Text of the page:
Birgitta Cappelen is Associate Professor in Interaction Design at the Institute of Design at AHO. She has a broad education and experience in the field. Among other things, she is a Master in Industrial Design from AHO, and was one of the first to work with Interaction Design at AHO. In addition, she has a BA degree from the University of Oslo with a curriculum consisting of History of Ideas, Philosophy, Computer Science, Media and Communication Studies, with MA courses in Media Aesthetics, Semiotics and Interactive Media. She also has a BA-level in Business Administration from the Norwegian Business School (BI).

Birgitta has worked continuously with Interaction Design (user interface design) since 1985, on a number of technological platforms, in a variety of technologies and application areas. She worked for many years with the development of large strategic, financial and trading systems in manufacturing, banking, retail, publishing, power and stock trading on a variety of platforms (DOS, UNIX, Windows, Web, mobile, etc.). From the early 1990s, she has worked with multimedia (audio and video as media elements in the user interface), for instance museums and adventure centres.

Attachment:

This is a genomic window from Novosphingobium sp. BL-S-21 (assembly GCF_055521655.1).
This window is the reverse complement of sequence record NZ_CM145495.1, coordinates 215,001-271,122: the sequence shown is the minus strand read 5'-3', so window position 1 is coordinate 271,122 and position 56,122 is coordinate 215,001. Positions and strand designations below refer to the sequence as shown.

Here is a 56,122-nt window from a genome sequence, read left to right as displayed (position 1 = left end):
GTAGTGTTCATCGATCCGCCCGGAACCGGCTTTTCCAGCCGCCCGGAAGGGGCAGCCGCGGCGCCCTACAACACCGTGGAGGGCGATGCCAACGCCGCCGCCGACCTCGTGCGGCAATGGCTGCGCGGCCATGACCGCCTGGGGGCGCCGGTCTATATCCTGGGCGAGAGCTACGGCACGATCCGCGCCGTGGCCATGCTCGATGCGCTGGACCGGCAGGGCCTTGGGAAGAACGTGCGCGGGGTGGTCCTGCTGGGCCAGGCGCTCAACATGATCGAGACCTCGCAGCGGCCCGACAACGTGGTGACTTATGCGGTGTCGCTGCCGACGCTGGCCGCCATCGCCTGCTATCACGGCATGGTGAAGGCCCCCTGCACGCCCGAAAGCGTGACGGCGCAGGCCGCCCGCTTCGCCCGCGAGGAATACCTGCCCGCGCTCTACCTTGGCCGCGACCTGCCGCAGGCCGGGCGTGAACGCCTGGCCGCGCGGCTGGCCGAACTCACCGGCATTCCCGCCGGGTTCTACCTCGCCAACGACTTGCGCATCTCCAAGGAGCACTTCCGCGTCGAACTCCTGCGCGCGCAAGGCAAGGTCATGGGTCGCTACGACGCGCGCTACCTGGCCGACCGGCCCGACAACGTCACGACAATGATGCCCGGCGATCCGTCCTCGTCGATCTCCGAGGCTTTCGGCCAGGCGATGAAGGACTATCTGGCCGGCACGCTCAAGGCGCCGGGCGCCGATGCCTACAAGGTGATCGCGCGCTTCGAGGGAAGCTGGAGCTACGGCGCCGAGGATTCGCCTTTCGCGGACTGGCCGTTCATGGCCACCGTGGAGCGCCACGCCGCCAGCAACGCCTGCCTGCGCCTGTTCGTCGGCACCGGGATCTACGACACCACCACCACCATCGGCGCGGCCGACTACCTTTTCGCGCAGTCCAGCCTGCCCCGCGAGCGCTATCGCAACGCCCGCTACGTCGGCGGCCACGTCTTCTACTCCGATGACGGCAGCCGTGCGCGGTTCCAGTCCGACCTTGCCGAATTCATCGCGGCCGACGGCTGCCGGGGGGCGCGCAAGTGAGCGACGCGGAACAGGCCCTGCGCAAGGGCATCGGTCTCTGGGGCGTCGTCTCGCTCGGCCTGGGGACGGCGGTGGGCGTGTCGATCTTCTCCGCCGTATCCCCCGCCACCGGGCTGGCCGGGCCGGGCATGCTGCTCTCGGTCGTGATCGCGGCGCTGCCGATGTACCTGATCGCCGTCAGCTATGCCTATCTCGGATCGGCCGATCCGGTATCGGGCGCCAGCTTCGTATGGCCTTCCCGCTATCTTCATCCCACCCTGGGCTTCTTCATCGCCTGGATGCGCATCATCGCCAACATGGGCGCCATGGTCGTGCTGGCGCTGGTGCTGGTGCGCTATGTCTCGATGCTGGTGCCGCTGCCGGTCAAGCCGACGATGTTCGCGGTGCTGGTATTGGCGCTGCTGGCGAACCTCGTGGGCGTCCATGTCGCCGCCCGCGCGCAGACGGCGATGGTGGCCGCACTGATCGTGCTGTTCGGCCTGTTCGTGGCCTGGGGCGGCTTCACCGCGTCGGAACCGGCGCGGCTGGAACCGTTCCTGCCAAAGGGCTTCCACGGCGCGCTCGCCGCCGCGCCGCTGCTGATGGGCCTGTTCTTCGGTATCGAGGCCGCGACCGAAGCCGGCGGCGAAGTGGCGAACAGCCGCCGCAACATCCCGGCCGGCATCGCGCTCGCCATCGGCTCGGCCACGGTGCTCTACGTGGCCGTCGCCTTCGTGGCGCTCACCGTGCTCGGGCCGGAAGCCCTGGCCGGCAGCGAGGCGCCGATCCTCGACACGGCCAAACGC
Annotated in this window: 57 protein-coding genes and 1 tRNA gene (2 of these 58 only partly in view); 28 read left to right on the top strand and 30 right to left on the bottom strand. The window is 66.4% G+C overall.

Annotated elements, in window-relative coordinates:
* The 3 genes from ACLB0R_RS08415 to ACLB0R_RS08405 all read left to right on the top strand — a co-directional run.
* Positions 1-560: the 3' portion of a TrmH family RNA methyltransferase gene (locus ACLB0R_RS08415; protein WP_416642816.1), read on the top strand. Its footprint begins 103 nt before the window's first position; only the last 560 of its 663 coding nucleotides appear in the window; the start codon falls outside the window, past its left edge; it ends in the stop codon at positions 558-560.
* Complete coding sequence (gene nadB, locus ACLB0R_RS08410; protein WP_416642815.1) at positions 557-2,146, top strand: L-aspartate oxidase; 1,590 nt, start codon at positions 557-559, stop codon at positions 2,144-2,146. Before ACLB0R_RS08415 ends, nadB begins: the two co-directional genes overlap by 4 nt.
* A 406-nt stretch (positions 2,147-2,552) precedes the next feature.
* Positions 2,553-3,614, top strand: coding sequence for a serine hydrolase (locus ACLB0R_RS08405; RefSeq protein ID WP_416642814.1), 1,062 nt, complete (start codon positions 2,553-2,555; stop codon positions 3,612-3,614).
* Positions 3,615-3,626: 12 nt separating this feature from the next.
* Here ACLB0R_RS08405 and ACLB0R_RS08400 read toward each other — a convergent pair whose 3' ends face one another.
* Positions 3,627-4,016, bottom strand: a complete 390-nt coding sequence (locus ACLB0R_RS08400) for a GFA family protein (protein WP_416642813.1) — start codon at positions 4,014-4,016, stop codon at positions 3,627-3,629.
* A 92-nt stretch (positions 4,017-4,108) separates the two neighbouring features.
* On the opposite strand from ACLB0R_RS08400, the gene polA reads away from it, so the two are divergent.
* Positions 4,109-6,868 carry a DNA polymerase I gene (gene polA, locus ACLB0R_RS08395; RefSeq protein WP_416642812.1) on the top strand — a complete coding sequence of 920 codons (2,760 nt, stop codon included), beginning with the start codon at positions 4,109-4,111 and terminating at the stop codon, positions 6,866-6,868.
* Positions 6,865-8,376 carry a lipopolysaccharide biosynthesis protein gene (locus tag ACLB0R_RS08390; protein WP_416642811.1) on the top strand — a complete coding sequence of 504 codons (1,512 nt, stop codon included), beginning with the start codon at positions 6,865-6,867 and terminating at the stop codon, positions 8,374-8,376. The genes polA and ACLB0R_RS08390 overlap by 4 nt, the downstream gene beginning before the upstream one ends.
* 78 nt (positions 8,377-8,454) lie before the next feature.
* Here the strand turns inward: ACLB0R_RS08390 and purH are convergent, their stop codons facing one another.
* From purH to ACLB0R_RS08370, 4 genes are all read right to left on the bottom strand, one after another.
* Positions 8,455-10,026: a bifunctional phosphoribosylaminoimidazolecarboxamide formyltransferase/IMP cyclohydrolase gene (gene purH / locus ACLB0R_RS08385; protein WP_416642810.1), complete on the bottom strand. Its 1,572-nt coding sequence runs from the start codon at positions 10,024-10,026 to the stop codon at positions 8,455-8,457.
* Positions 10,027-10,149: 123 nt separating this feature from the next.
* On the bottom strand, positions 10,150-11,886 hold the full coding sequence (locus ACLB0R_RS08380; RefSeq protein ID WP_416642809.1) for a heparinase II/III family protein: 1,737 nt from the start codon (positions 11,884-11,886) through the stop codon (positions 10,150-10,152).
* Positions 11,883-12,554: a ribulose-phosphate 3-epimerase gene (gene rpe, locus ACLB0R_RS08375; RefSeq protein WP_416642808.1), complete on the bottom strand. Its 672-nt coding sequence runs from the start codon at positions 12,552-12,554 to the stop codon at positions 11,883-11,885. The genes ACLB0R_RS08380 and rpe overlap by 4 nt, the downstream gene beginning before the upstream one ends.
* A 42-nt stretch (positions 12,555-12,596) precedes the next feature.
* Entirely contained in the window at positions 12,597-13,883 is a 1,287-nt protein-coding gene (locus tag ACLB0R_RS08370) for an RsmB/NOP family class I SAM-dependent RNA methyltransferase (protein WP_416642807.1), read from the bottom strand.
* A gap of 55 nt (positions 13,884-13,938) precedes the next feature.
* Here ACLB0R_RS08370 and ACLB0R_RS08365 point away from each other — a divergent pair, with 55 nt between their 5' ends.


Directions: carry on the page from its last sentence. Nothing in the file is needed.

Birgitta has started three companies within design, technology and business development (New View 1993, Interaction Design 1997 and Creuna 2001).

Since 1998 Birgitta has worked in the field of “Tangible Interaction” (physical and tactile media) primarily in a research context. She has been employed as a research fellow at School of Arts and Communication (K3) at Malmö University, and researcher at the Interactive Institute’s Narrativity and Communication Studio in Malmö and at Design Sciences at Lund University (IKDC).

An important theme of Birgitta’s work within tactile media is to explore the potential of hybridizations. Hybridizations between Design and Art, between art installations, toys and furniture, audiences, users, and creators, products and services, hardware and software, use and abuse, etc. She calls what she creates ”fields”, not ”things”, ”objects”, ”products” or ”Art”. Fields filled with potentiality.